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‘Making up a story felt like a plaster’ [book review]

A review of Auē by Becky Manawatu

In the glossary at the end of Becky Manawatu’s searing debut, the Māori word ‘auē’ is defined as an ‘interjection showing distress’, or as a verb: ‘to cry, wail, howl’. As a title, it couldn’t be more perfect: Auē is indeed a howl of a novel, a long and remarkably sustained note of anguish punctuated by intense moments of love. A story about violence, friendship, family and the power of words, it is a song of despair but also of hope, a plea to find and nurture even the smallest shafts of light in an increasingly darkened world.

Cover image Aue

Narrated by four voices across the first and third persons, Auē weaves together past and present strands of narrative into a rich but surprisingly lucid novel whose back-and-forth structure does much to drive the plot. From the very opening pages, in which our youngest narrator, eleven-year-old Ārama (or Ari), and his soon-to-be best friend Beth try to rescue a baby rabbit being torn apart by a pair of weka, Manawatu writes with compelling urgency, each scene described in language that is immediate, vivid and often distressing. The rabbit’s mutilated body and the children’s visceral reactions set the tone for a novel that would contain a shocking amount of violence were it not for Manawatu’s sensitive handling of her subject, poetic prose and ability to flip the coin so deftly. Ari and Beth’s encounter with the rabbit is brief, bloody and frightening. Yet it also marks the beginning of a deep and lasting friendship that will come to be one of the novel’s strongest rays of light.

After his parents die in a tragic accident, Ari is sent to live with Aunty Kat and Uncle Stuart on a farm some distance from where he grew up. Taken there by his older brother, Taukiri, he is left behind with a small selection of belongings as ‘Tauk’, who was also involved in the fatal car crash, sets out to run away as far as he can from his former life. Uncle Stuart is a violent, unpredictable man, and the domestic abuse that goes on inside the farmhouse seems to spill over into scenes from the past in which we meet Jade, a young woman trying to escape gang life. Jade’s, Taukiri’s and Ari’s stories are interlinked, watched over by the boys’ mother, Aroha, whose ghostly voice is occasionally carried through on the wind. As the narrative strands begin to merge, Auē takes on the pacing of a thriller, and the climax when it comes is a masterpiece of suspenseful storytelling.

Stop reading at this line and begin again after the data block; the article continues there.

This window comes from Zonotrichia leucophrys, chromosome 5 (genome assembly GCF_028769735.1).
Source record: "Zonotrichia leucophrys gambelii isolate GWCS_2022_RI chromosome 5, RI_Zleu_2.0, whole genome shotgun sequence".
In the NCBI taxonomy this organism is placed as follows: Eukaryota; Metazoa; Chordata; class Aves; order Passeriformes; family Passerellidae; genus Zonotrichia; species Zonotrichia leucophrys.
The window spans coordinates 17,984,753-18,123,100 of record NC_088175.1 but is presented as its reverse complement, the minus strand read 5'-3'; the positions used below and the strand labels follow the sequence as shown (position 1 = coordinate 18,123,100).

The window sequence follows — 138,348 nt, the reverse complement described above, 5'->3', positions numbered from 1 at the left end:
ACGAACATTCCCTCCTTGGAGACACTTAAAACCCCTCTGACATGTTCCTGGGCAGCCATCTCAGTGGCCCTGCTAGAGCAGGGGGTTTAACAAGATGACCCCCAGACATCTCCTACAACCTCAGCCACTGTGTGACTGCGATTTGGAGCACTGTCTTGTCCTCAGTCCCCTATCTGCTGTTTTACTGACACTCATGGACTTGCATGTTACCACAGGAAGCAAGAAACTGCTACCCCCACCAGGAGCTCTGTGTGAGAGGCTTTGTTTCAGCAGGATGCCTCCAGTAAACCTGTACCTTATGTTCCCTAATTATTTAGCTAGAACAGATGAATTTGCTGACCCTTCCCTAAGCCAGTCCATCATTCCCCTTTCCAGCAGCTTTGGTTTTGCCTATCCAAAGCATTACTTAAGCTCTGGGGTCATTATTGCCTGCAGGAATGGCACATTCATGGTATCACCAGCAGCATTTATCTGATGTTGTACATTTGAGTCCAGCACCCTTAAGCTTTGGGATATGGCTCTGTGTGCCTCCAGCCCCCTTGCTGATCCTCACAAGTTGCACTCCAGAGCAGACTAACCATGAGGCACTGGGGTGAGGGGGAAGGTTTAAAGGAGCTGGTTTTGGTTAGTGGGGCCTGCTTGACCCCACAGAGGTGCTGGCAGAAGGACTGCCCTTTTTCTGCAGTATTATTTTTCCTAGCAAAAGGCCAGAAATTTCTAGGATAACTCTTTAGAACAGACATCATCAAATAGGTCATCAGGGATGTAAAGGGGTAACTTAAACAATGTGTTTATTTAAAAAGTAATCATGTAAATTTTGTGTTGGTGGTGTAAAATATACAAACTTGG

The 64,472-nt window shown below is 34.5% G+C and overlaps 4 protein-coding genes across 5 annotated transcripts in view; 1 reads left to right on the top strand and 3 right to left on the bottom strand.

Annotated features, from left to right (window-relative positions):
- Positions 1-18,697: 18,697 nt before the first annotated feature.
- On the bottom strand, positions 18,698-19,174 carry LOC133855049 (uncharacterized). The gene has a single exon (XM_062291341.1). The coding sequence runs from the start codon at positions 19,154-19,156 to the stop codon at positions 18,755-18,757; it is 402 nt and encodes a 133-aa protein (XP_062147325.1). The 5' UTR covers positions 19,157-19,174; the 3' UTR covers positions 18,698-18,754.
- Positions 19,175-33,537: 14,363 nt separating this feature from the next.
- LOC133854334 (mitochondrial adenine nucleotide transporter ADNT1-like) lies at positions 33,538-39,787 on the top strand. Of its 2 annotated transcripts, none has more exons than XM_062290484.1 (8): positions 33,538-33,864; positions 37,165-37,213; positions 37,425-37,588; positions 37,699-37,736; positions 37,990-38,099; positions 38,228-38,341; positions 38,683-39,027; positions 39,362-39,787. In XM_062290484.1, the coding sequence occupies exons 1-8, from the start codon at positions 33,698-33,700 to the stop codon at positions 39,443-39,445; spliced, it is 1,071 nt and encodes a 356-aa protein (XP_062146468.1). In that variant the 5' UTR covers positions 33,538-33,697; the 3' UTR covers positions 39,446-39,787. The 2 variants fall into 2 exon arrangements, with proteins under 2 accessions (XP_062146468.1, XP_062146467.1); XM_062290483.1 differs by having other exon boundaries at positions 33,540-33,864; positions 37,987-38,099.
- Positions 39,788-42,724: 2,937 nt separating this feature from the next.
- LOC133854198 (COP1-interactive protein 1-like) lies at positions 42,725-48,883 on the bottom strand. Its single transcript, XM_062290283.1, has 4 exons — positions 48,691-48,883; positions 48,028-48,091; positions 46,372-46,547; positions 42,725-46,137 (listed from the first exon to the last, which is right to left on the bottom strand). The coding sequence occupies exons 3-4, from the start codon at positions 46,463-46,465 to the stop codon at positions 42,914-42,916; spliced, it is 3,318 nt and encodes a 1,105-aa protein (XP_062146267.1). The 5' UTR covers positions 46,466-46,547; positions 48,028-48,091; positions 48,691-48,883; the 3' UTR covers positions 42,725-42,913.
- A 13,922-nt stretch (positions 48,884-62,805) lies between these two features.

Yet despite having won a prize for crime fiction, Auē is not a thriller. It has a distinctly literary bent, with a strong focus on language both as used by Manawatu and as a central pillar within the story itself. Peppered with untranslated phrases of te reo (‘the [Māori] language’) and concerned with its decline in everyday life, the novel also draws heavily on song, folklore and fairy tales, and experiences of reading as a child. This, combined with Manawatu’s often dreamlike prose and layers of imagery pulled from the natural world – waves, bees, birds – gives it a timeless, magic, near fable-like quality that is at odds with the firmly contemporary setting evinced by references to technology, film and pop songs.